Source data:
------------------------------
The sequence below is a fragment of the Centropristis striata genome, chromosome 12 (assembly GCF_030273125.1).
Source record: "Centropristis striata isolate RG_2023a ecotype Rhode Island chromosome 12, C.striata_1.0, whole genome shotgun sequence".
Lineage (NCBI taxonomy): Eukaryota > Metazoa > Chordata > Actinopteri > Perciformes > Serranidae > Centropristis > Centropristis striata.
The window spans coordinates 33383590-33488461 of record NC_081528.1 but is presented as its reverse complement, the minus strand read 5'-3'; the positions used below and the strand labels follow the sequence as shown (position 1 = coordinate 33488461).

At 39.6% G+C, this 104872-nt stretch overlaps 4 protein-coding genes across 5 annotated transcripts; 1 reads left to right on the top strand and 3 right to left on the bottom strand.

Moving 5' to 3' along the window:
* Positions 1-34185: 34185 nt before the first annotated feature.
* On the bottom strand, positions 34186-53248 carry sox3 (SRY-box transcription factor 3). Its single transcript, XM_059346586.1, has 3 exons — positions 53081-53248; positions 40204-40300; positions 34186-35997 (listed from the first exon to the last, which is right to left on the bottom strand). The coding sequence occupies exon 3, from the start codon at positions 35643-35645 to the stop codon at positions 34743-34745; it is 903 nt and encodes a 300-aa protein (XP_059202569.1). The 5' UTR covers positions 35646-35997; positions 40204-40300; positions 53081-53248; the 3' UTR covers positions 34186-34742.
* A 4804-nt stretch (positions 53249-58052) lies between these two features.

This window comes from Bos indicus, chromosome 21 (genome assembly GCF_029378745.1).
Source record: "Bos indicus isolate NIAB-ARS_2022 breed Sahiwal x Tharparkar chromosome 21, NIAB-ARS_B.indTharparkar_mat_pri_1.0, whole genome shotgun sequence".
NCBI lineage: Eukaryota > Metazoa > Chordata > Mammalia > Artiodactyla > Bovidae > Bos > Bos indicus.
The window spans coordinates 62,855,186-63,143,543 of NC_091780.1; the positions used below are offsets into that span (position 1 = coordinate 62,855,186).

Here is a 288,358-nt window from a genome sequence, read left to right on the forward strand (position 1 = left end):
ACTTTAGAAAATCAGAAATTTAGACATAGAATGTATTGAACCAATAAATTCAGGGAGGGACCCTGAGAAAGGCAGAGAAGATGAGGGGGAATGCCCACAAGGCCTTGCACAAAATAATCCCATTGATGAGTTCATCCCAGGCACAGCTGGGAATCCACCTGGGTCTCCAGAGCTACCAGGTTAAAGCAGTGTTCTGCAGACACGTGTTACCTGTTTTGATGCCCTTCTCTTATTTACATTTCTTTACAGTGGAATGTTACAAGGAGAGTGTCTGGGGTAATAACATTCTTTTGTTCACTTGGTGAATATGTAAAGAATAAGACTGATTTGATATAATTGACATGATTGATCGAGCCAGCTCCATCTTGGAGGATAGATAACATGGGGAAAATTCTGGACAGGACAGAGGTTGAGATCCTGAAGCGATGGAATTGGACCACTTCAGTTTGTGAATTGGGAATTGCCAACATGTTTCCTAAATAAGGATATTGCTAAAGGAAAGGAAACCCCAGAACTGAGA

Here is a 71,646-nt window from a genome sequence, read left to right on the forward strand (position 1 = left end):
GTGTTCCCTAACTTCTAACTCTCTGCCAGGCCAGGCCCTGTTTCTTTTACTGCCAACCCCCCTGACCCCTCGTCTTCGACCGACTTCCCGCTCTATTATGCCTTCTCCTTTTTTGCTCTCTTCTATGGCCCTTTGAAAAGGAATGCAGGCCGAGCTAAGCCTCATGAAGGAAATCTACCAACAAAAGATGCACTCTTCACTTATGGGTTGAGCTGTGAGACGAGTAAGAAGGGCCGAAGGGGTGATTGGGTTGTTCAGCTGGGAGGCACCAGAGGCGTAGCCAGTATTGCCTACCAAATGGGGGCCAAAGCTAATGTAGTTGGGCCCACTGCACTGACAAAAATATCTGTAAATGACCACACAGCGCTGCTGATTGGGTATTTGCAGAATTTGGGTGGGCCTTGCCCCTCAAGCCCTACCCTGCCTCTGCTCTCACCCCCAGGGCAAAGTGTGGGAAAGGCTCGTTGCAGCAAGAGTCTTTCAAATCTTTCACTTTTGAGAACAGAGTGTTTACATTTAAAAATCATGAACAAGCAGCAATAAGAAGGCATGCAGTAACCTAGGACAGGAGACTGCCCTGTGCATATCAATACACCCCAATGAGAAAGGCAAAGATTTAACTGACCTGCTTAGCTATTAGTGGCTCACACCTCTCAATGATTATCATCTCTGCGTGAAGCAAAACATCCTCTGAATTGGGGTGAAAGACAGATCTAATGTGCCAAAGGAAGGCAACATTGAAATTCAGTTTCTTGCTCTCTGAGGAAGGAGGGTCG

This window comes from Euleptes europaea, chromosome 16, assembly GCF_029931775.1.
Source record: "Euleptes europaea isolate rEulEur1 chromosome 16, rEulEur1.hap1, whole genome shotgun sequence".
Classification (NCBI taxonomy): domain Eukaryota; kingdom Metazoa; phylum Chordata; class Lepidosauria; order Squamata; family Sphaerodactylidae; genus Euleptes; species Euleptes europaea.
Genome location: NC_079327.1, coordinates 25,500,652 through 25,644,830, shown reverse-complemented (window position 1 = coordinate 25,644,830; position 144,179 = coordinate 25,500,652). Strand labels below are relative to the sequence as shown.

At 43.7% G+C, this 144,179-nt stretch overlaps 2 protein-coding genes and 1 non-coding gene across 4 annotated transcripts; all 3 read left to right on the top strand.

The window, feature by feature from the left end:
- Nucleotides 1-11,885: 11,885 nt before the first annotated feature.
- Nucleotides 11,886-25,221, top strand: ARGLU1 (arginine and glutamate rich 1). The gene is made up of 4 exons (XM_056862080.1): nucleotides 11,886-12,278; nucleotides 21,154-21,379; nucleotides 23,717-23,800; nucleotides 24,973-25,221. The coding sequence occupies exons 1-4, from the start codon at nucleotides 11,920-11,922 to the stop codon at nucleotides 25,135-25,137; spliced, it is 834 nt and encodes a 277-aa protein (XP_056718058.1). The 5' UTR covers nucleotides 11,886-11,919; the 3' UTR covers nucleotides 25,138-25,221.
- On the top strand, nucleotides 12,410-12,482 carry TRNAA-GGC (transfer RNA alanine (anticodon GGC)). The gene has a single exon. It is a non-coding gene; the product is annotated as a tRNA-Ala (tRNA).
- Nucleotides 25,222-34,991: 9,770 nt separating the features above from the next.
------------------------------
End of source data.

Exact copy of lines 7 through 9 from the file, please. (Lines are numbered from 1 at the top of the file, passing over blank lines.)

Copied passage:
* Positions 1-34185: 34185 nt before the first annotated feature.
* On the bottom strand, positions 34186-53248 carry sox3 (SRY-box transcription factor 3). Its single transcript, XM_059346586.1, has 3 exons — positions 53081-53248; positions 40204-40300; positions 34186-35997 (listed from the first exon to the last, which is right to left on the bottom strand). The coding sequence occupies exon 3, from the start codon at positions 35643-35645 to the stop codon at positions 34743-34745; it is 903 nt and encodes a 300-aa protein (XP_059202569.1). The 5' UTR covers positions 35646-35997; positions 40204-40300; positions 53081-53248; the 3' UTR covers positions 34186-34742.
* A 4804-nt stretch (positions 53249-58052) lies between these two features.